Page:Dictionary of National Biography volume 09.djvu/128

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which had ruined the West India islands and left the negro to sink into barbarism. Mill replied forcibly in ‘Fraser,’ and the separation between them became complete. In the course of 1850 Carlyle published the ‘Latter-day Pamphlets,’ the most vehement and occasionally savage assertions of his principles. Mr. Froude (iv. 41) describes him at this time as pouring out the still unpublished matter ‘in a torrent of sulphurous denunciation.’ His excitement carried him away into astonishing displays of grotesque humour and vivid imagination, while his hearers listened in silence or were overpowered by his rhetoric. The pamphlets gave general offence. Mr. Froude says (iv. 58) that the outcry stopped the sale for many months and even years. An outcry generally has the opposite effect. The truth rather seems to be that, in spite of their power and eloquence, the pamphlets were failures. Carlyle had too little experience of actual business to deliver telling blows. The denunciations were too indiscriminate to be biting, and the only satisfactory reform suggested, the miraculous advent of a hero and conversion of the people, was hardly capable of application to facts. The pamphlets were neglected as stupendous growls from a misanthropic recluse, though perhaps they were in reality neither misanthropic nor without a sound core of common sense.

In 1851 he at last set to work upon a life of Sterling, the final impulse coming, as Mr. Froude conjectures (iv. 61), from a conversation at Lord Ashburton's in which Carlyle and Bishop Thirlwall had an animated theological discussion in presence of Dr. Trench (the dean of Westminster), Sir John Simeon, and others. Carlyle's immediate purpose was to write an account of Sterling to supplant the life by Julius Hare, where the theological element had received, as he thought, undue prominence. He agreed with Emerson in the summer of 1848 (Froude, iii. 419) that Sterling must not be made a ‘theological cockshy.’ Carlyle wished to exhibit him as raised above the turbid sphere of contemporary controversy. The result was a book so calm, tender, and affectionate as to be in singular contrast with his recent utterances, and to be perhaps his most successful piece of literary work.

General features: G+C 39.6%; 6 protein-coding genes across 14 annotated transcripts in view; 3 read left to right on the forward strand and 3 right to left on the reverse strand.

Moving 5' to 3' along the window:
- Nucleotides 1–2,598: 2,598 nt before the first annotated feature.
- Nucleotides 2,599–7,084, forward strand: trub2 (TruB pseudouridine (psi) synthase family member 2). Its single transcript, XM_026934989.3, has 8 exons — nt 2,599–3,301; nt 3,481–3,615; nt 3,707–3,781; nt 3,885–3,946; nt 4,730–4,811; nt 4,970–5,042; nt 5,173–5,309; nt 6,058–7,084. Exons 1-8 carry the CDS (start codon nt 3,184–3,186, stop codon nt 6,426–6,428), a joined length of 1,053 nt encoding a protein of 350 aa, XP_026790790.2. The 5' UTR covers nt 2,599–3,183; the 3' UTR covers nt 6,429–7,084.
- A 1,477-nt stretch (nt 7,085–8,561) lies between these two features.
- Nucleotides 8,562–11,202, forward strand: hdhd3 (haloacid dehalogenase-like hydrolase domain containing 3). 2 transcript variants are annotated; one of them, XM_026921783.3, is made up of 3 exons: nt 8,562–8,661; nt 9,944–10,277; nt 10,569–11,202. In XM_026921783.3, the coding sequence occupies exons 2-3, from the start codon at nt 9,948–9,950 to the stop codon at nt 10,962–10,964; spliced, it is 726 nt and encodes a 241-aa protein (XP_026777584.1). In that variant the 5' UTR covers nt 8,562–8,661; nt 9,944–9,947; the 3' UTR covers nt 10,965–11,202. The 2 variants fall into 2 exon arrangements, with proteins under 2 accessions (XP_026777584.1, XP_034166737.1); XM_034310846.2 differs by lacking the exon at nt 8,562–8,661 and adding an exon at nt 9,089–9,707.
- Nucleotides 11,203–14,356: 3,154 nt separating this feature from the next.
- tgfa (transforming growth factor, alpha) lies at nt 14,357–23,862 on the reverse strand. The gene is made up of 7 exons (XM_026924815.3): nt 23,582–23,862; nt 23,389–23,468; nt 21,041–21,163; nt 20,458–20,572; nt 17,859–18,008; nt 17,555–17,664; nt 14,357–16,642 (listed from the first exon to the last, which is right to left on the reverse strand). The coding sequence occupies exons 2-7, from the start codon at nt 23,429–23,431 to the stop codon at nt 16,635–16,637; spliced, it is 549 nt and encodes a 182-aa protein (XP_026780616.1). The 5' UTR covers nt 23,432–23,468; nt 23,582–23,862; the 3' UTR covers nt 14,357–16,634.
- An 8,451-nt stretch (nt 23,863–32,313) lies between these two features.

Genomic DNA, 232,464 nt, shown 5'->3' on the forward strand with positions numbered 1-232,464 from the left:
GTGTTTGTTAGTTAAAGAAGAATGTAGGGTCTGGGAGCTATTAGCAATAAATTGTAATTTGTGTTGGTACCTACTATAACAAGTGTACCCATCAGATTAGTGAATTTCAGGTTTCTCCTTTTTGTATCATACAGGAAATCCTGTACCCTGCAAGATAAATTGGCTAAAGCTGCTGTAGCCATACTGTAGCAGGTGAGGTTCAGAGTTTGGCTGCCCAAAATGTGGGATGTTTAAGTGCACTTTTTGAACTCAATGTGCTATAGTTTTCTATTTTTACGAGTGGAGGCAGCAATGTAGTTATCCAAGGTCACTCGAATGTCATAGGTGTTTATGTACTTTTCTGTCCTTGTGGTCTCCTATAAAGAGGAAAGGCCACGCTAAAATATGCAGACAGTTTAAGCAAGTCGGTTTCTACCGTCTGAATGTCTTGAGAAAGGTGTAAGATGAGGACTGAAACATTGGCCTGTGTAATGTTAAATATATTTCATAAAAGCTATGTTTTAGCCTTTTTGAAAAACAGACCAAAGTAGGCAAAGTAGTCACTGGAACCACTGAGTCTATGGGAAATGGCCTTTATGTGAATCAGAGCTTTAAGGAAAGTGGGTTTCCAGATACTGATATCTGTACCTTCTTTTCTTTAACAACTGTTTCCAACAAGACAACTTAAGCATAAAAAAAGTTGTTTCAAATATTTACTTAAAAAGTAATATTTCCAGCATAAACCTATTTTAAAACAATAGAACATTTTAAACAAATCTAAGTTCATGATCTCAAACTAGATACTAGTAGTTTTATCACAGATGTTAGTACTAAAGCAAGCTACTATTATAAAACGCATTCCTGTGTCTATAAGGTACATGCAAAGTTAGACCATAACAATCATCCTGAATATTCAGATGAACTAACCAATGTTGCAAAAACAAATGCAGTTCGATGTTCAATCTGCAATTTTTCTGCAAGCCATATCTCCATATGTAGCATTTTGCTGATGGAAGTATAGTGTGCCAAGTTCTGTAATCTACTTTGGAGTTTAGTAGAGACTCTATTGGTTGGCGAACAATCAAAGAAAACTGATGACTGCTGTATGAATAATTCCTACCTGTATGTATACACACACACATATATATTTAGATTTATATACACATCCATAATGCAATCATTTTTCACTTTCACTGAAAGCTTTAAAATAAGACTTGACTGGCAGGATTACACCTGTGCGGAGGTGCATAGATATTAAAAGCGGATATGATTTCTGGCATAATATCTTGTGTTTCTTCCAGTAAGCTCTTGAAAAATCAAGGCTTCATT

He was now slowly settling to a life of Frederick. In 1851 he tried the water-cure at Malvern, and made friends with Dr. Gully, but considered the cure to be a humbug. He visited Scotsbrig, and, after spending a few days at Paris with the Ashburtons, began seriously working at ‘Frederick.’ Six months of steady reading followed, during which he secluded himself almost entirely. Repairs of the house maddened him in July, and, finding it impossible to stay, he visited Thomas Erskine at Linlathen, and sailed from Leith (30 Aug. 1852) to Rotterdam, whence, with Mr. Neuberg, a German admirer resident in London, for courier, he made a tour through Germany, much worried by noises and bugs, but acquiring materials for his work. The book, however, gave him much trouble, and caused the usual fits of despondency and irritability before it was started. He stayed in London through 1853, nailing himself to his work, through troubles of fresh paint and ‘demon fowls’ next door, while Mrs. Carlyle went to stay with John Carlyle at Moffat. She was at Scotsbrig during an alarming illness of his mother, and the sympathy called forth brought the husband and wife into closer relations for the time. On 4 Dec. he wrote to his mother a most affectionate letter, as he was leaving for the Grange. Mrs. Carlyle, who accompanied him, returned to Chelsea to make an arrangement for permanently quelling the ‘demon fowls,’ whose proprietors were coming to an end of their lease. She was better qualified for such negotiations than he, but appears to have resented the employment. He then heard of his mother's serious illness. He reached Scotsbrig on Friday, 23 Dec. 1853. She was able to recognise him, but died quietly on 25 Dec. aged about eighty-four. Carlyle had loved no one better, and had done all that a son could do to make a mother happy. He returned to shut himself up and try to settle to his work. The wrestle with ‘Frederick’ went on through 1854, with scarcely a holiday. A ‘sound-proof’ room, begun in 1853, built at the top of the house and lighted only from above (see Froude, iv. 136, 153; Reminiscences, ii. 238), gave him a retreat, where he remained buried for hours, emerging only at tea-time for a short talk with his wife, whose health became gradually weaker. After eighteen months' steady labour, he took a holiday with Edward Fitzgerald at Woodbridge (August 1855), and afterwards spent a little time at the Ashburtons' vacant house at Addiscombe, where Mrs. Carlyle chose to leave him alone. In 1856 the Carlyles went to Scotland with the Ashburtons, when a miserable little incident about a railway journey caused fresh annoyance (Froude, iv. 181, 182). Carlyle went to Scotsbrig and the Gill (his sister Mary Austin's house near Annan), taking his work with him. A short visit to the Ashburtons in the highlands, and a dispute about the return home, caused fresh bitterness. The winter found him again at his work, and the days went by monotonously, a